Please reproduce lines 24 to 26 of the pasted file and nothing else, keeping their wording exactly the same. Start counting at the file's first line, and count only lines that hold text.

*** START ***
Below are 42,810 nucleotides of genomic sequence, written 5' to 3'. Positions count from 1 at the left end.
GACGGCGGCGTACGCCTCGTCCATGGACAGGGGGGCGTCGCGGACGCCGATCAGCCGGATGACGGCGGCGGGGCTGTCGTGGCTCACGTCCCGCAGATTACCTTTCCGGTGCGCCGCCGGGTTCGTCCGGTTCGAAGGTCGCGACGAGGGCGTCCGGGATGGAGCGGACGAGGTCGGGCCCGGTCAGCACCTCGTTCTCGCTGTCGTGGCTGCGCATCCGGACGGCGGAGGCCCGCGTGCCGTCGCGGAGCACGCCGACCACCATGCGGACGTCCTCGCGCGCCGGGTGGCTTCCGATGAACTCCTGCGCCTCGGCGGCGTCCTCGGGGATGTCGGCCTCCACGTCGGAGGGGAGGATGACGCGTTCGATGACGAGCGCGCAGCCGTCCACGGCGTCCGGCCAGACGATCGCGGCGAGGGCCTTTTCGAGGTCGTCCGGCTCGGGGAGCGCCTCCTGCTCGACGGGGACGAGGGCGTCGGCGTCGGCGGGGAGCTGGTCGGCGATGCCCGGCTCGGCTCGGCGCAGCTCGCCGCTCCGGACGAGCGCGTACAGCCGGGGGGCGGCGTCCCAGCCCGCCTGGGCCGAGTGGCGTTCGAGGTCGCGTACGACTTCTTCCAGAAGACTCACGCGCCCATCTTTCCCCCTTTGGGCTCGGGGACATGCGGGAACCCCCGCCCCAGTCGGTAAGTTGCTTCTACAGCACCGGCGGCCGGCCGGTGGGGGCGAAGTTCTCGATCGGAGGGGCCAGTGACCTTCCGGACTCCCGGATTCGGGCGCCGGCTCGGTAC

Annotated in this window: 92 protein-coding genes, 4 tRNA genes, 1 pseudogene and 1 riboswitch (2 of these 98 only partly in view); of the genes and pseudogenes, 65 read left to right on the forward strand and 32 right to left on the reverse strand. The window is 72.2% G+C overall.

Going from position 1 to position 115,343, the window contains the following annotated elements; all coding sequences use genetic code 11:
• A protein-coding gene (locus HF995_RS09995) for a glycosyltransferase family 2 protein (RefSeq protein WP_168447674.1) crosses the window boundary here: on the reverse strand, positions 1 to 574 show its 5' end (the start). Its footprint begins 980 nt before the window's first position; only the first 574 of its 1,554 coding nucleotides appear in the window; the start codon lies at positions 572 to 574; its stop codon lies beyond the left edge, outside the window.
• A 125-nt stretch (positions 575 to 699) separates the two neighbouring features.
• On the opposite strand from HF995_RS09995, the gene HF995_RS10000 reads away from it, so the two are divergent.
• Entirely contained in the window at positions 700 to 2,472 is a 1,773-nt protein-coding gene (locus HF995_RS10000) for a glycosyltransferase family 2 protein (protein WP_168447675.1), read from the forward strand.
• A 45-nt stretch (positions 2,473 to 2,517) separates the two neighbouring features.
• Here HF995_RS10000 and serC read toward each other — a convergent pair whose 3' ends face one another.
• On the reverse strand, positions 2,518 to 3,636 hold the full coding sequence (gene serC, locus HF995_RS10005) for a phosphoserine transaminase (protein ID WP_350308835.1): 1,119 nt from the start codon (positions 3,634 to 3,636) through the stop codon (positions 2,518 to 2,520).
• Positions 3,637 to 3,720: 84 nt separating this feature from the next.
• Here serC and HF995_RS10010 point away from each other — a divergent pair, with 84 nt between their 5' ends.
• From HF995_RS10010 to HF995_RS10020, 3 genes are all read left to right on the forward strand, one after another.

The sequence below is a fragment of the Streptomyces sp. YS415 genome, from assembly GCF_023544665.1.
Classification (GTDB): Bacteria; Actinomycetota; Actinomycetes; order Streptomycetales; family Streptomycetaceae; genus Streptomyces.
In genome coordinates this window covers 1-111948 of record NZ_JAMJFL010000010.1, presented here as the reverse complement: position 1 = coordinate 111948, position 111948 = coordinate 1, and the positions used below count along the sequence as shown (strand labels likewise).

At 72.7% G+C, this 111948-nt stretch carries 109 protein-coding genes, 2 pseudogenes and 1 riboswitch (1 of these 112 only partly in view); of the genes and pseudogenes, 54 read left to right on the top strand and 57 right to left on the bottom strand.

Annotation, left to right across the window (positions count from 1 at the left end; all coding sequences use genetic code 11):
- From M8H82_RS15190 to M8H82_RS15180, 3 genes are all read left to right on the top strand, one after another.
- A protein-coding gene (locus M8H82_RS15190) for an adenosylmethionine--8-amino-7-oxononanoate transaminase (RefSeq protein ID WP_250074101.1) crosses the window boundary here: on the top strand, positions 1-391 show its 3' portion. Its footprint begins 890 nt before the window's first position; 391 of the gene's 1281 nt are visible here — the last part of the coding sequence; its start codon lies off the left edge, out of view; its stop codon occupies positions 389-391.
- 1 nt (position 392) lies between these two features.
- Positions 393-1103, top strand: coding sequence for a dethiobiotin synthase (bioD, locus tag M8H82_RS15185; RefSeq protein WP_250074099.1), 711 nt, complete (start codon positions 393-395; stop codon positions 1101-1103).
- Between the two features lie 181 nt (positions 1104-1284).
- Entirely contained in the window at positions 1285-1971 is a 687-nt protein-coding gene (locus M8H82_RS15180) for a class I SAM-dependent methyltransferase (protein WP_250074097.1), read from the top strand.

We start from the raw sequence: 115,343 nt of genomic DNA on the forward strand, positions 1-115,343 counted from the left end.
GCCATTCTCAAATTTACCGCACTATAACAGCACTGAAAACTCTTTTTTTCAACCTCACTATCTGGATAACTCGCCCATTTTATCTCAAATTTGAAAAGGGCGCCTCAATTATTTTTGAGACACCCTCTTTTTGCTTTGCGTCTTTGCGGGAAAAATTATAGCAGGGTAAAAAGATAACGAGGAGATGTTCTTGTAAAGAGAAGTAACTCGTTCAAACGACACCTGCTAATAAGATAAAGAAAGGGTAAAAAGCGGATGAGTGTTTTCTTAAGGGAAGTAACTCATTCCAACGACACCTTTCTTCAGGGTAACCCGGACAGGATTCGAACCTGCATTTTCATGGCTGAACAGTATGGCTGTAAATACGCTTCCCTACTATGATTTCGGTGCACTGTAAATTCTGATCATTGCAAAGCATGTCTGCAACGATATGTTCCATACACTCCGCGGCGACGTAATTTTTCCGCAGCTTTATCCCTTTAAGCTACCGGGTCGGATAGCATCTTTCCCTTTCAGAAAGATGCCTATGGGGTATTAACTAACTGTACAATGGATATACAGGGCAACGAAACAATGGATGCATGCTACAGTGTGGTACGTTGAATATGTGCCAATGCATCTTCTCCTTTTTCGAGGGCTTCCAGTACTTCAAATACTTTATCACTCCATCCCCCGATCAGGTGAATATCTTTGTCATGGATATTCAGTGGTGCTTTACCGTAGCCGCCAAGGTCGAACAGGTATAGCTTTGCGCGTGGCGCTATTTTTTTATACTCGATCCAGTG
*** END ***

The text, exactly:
- Between the two features lie 181 nt (positions 1104-1284).
- Entirely contained in the window at positions 1285-1971 is a 687-nt protein-coding gene (locus M8H82_RS15180) for a class I SAM-dependent methyltransferase (protein WP_250074097.1), read from the top strand.

We start from the raw sequence: 115,343 nt of genomic DNA on the forward strand, positions 1-115,343 counted from the left end.